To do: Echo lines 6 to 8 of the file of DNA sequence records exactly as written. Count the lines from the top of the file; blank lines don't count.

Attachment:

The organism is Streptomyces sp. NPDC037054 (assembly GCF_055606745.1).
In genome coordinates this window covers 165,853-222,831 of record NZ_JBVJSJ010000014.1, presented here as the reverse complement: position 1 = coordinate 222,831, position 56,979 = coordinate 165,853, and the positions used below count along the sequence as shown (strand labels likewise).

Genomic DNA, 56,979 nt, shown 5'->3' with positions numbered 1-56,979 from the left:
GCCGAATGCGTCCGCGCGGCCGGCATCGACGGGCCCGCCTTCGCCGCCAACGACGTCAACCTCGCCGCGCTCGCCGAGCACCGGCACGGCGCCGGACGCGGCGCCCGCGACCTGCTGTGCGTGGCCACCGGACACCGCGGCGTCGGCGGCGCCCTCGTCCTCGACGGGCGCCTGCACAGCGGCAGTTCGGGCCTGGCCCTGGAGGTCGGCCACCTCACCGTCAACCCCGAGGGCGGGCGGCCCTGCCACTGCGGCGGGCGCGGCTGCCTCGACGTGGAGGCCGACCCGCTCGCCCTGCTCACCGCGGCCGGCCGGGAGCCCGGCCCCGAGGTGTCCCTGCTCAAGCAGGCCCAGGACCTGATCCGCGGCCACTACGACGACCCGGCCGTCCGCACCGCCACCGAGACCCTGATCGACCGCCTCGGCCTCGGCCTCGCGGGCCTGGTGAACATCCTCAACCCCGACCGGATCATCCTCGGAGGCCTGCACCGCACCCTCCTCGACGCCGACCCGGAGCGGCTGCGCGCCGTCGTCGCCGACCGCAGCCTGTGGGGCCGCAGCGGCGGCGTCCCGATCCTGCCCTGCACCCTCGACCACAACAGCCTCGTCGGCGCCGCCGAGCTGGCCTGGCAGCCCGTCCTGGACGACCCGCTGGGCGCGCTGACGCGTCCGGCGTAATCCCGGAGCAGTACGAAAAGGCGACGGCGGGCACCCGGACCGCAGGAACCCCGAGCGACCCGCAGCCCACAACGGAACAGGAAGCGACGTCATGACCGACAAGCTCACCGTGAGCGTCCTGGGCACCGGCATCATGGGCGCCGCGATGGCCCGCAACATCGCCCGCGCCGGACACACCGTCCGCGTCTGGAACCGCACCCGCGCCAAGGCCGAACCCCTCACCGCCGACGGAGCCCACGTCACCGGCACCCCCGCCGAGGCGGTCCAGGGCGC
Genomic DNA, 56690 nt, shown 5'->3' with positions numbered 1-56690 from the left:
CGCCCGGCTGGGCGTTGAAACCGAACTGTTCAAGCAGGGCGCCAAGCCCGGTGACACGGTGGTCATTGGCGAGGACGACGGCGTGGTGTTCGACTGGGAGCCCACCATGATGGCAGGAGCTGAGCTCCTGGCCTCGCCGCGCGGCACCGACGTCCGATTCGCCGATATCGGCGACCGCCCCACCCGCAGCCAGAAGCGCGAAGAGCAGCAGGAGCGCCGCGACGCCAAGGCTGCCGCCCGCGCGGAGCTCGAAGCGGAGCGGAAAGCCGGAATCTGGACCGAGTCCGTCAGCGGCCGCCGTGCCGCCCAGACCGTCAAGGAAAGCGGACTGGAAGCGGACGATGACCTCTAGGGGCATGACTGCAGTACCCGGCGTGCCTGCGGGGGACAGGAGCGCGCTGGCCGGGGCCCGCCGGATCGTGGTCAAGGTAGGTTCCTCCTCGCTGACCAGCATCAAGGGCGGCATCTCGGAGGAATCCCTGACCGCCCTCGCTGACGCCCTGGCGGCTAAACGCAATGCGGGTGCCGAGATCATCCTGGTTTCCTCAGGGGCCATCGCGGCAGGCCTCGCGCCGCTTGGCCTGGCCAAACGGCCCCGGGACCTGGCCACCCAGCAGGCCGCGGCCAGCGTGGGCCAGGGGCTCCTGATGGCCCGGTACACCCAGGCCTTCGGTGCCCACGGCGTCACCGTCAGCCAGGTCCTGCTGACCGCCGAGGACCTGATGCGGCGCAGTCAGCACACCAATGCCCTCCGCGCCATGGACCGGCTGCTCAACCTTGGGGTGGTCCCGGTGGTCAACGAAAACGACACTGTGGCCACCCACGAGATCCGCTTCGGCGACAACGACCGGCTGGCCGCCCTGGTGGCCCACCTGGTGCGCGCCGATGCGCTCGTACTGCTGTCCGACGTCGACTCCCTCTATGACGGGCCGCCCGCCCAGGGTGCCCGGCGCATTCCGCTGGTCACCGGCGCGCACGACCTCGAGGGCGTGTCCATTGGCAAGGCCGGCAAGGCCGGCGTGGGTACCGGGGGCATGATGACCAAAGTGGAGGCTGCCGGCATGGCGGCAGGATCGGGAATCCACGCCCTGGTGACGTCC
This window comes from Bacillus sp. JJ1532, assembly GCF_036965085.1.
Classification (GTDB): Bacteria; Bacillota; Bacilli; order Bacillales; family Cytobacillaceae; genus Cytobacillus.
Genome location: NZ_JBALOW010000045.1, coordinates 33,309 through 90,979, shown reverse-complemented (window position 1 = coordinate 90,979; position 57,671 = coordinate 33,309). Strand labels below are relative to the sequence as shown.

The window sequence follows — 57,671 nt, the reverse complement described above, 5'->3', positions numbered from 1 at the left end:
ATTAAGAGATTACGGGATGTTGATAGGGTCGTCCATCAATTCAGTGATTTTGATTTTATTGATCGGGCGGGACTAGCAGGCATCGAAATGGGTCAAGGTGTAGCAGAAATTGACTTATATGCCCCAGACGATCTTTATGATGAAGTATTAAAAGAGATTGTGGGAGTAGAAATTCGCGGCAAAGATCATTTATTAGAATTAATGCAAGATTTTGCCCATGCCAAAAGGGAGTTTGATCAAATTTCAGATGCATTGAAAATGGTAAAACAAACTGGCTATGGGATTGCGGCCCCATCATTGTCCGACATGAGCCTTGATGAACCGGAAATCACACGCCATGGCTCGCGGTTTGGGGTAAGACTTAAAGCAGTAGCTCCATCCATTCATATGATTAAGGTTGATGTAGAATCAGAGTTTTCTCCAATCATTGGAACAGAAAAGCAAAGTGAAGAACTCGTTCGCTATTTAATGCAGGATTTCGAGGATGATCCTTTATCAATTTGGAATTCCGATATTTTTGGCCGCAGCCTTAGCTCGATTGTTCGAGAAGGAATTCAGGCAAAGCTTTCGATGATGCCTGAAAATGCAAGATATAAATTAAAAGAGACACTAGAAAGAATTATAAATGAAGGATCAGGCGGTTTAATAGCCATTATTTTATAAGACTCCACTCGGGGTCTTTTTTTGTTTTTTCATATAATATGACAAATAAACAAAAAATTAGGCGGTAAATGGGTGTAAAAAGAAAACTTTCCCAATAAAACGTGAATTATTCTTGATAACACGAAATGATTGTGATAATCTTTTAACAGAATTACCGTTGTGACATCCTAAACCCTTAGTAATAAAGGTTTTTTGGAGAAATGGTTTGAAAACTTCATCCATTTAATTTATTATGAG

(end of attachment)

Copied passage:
CGCCCGGCTGGGCGTTGAAACCGAACTGTTCAAGCAGGGCGCCAAGCCCGGTGACACGGTGGTCATTGGCGAGGACGACGGCGTGGTGTTCGACTGGGAGCCCACCATGATGGCAGGAGCTGAGCTCCTGGCCTCGCCGCGCGGCACCGACGTCCGATTCGCCGATATCGGCGACCGCCCCACCCGCAGCCAGAAGCGCGAAGAGCAGCAGGAGCGCCGCGACGCCAAGGCTGCCGCCCGCGCGGAGCTCGAAGCGGAGCGGAAAGCCGGAATCTGGACCGAGTCCGTCAGCGGCCGCCGTGCCGCCCAGACCGTCAAGGAAAGCGGACTGGAAGCGGACGATGACCTCTAGGGGCATGACTGCAGTACCCGGCGTGCCTGCGGGGGACAGGAGCGCGCTGGCCGGGGCCCGCCGGATCGTGGTCAAGGTAGGTTCCTCCTCGCTGACCAGCATCAAGGGCGGCATCTCGGAGGAATCCCTGACCGCCCTCGCTGACGCCCTGGCGGCTAAACGCAATGCGGGTGCCGAGATCATCCTGGTTTCCTCAGGGGCCATCGCGGCAGGCCTCGCGCCGCTTGGCCTGGCCAAACGGCCCCGGGACCTGGCCACCCAGCAGGCCGCGGCCAGCGTGGGCCAGGGGCTCCTGATGGCCCGGTACACCCAGGCCTTCGGTGCCCACGGCGTCACCGTCAGCCAGGTCCTGCTGACCGCCGAGGACCTGATGCGGCGCAGTCAGCACACCAATGCCCTCCGCGCCATGGACCGGCTGCTCAACCTTGGGGTGGTCCCGGTGGTCAACGAAAACGACACTGTGGCCACCCACGAGATCCGCTTCGGCGACAACGACCGGCTGGCCGCCCTGGTGGCCCACCTGGTGCGCGCCGATGCGCTCGTACTGCTGTCCGACGTCGACTCCCTCTATGACGGGCCGCCCGCCCAGGGTGCCCGGCGCATTCCGCTGGTCACCGGCGCGCACGACCTCGAGGGCGTGTCCATTGGCAAGGCCGGCAAGGCCGGCGTGGGTACCGGGGGCATGATGACCAAAGTGGAGGCTGCCGGCATGGCGGCAGGATCGGGAATCCACGCCCTGGTGACGTCC
This window comes from Bacillus sp. JJ1532, assembly GCF_036965085.1.
Classification (GTDB): Bacteria; Bacillota; Bacilli; order Bacillales; family Cytobacillaceae; genus Cytobacillus.